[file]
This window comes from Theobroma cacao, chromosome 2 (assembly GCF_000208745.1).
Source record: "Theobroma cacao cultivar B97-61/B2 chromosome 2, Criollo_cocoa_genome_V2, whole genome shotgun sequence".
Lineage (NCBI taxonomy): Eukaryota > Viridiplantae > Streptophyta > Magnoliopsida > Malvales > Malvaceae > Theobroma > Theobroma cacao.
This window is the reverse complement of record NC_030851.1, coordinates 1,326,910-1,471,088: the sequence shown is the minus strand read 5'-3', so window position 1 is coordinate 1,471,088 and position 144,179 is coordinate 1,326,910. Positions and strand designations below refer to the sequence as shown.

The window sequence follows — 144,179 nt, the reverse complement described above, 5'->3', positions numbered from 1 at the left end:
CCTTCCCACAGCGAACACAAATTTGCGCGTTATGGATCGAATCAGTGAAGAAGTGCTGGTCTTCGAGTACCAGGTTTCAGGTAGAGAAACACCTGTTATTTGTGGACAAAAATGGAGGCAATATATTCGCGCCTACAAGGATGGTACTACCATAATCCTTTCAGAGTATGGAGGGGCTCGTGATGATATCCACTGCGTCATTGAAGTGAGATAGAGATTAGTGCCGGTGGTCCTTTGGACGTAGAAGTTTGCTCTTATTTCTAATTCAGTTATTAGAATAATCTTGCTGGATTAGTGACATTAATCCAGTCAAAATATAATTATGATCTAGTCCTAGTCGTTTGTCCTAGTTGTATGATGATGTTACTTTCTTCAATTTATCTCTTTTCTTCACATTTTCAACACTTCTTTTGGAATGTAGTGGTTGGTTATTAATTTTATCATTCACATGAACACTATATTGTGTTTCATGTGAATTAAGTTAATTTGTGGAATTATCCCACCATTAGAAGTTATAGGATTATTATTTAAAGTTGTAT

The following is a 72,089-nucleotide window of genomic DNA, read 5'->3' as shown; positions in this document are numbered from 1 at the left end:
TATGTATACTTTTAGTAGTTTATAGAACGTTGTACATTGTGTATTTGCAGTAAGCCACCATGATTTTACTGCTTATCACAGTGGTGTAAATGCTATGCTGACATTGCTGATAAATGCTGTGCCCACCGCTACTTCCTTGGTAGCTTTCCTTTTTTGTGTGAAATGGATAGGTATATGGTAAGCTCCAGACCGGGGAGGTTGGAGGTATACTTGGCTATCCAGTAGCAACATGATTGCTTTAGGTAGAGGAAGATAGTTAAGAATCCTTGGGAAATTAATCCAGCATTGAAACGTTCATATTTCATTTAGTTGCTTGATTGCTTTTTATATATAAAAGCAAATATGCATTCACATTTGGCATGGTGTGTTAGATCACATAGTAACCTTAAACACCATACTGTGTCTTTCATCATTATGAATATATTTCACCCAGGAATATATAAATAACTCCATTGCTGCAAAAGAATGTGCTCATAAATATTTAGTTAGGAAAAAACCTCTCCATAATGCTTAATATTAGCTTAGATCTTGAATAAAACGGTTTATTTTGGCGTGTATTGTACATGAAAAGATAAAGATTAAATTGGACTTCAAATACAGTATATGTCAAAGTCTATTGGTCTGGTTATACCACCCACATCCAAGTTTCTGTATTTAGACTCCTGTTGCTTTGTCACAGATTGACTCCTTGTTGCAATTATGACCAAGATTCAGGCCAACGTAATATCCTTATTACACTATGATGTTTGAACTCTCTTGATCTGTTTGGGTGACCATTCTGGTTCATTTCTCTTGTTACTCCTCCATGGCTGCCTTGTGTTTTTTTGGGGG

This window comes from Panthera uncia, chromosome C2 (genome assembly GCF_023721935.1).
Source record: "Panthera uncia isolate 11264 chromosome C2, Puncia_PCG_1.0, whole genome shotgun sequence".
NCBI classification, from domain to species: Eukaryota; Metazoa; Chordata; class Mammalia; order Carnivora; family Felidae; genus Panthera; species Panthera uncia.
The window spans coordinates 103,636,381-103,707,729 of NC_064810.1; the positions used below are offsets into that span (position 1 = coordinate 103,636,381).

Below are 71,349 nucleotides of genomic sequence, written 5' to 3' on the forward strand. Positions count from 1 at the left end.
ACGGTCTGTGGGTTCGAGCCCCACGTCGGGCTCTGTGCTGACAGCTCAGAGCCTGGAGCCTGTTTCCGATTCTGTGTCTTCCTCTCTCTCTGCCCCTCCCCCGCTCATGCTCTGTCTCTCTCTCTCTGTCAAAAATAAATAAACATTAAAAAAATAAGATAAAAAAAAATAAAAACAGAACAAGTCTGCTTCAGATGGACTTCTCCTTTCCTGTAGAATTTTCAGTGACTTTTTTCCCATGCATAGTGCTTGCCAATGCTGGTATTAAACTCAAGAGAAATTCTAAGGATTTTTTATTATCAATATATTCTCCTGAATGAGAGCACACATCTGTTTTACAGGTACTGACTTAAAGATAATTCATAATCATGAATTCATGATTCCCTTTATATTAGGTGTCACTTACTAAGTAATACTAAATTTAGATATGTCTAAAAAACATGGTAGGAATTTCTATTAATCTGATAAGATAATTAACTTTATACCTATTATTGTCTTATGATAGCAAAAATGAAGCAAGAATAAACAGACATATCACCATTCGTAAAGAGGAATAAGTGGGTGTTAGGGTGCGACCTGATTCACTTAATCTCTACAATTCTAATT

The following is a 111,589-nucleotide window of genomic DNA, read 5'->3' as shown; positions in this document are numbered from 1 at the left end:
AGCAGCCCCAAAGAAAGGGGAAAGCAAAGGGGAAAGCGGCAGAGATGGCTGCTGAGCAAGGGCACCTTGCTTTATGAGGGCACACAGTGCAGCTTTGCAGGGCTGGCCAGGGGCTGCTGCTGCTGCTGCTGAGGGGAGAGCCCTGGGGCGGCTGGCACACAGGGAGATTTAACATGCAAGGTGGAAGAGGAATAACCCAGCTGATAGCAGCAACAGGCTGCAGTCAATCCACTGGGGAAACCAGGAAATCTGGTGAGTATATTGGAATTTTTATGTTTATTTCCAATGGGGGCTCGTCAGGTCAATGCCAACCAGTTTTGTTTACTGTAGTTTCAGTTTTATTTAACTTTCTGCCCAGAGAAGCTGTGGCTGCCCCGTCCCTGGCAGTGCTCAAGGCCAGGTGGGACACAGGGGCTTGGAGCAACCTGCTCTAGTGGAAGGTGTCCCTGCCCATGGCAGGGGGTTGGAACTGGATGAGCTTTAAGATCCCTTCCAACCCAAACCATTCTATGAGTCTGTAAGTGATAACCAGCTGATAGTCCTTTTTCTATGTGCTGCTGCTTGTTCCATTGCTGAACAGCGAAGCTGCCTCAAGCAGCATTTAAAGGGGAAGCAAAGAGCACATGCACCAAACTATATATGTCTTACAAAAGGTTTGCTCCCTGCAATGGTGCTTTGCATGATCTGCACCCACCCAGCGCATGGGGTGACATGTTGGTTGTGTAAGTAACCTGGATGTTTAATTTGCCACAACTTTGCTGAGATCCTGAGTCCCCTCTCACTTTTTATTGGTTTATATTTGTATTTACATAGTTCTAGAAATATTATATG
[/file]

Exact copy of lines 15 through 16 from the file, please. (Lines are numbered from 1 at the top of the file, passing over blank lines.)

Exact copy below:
The following is a 111,589-nucleotide window of genomic DNA, read 5'->3' as shown; positions in this document are numbered from 1 at the left end:
AGCAGCCCCAAAGAAAGGGGAAAGCAAAGGGGAAAGCGGCAGAGATGGCTGCTGAGCAAGGGCACCTTGCTTTATGAGGGCACACAGTGCAGCTTTGCAGGGCTGGCCAGGGGCTGCTGCTGCTGCTGCTGAGGGGAGAGCCCTGGGGCGGCTGGCACACAGGGAGATTTAACATGCAAGGTGGAAGAGGAATAACCCAGCTGATAGCAGCAACAGGCTGCAGTCAATCCACTGGGGAAACCAGGAAATCTGGTGAGTATATTGGAATTTTTATGTTTATTTCCAATGGGGGCTCGTCAGGTCAATGCCAACCAGTTTTGTTTACTGTAGTTTCAGTTTTATTTAACTTTCTGCCCAGAGAAGCTGTGGCTGCCCCGTCCCTGGCAGTGCTCAAGGCCAGGTGGGACACAGGGGCTTGGAGCAACCTGCTCTAGTGGAAGGTGTCCCTGCCCATGGCAGGGGGTTGGAACTGGATGAGCTTTAAGATCCCTTCCAACCCAAACCATTCTATGAGTCTGTAAGTGATAACCAGCTGATAGTCCTTTTTCTATGTGCTGCTGCTTGTTCCATTGCTGAACAGCGAAGCTGCCTCAAGCAGCATTTAAAGGGGAAGCAAAGAGCACATGCACCAAACTATATATGTCTTACAAAAGGTTTGCTCCCTGCAATGGTGCTTTGCATGATCTGCACCCACCCAGCGCATGGGGTGACATGTTGGTTGTGTAAGTAACCTGGATGTTTAATTTGCCACAACTTTGCTGAGATCCTGAGTCCCCTCTCACTTTTTATTGGTTTATATTTGTATTTACATAGTTCTAGAAATATTATATG